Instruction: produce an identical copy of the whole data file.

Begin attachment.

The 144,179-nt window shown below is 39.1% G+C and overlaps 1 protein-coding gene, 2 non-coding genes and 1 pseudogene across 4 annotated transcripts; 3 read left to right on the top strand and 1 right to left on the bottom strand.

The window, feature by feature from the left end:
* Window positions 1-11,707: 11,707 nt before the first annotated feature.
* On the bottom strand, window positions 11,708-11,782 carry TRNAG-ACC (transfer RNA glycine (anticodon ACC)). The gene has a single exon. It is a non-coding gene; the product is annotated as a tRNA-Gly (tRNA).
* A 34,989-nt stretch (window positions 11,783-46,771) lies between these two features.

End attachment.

The 144,179-nt window shown below is 39.1% G+C and overlaps 1 protein-coding gene, 2 non-coding genes and 1 pseudogene across 4 annotated transcripts; 3 read left to right on the top strand and 1 right to left on the bottom strand.

The window, feature by feature from the left end:
* Window positions 1-11,707: 11,707 nt before the first annotated feature.
* On the bottom strand, window positions 11,708-11,782 carry TRNAG-ACC (transfer RNA glycine (anticodon ACC)). The gene has a single exon. It is a non-coding gene; the product is annotated as a tRNA-Gly (tRNA).
* A 34,989-nt stretch (window positions 11,783-46,771) lies between these two features.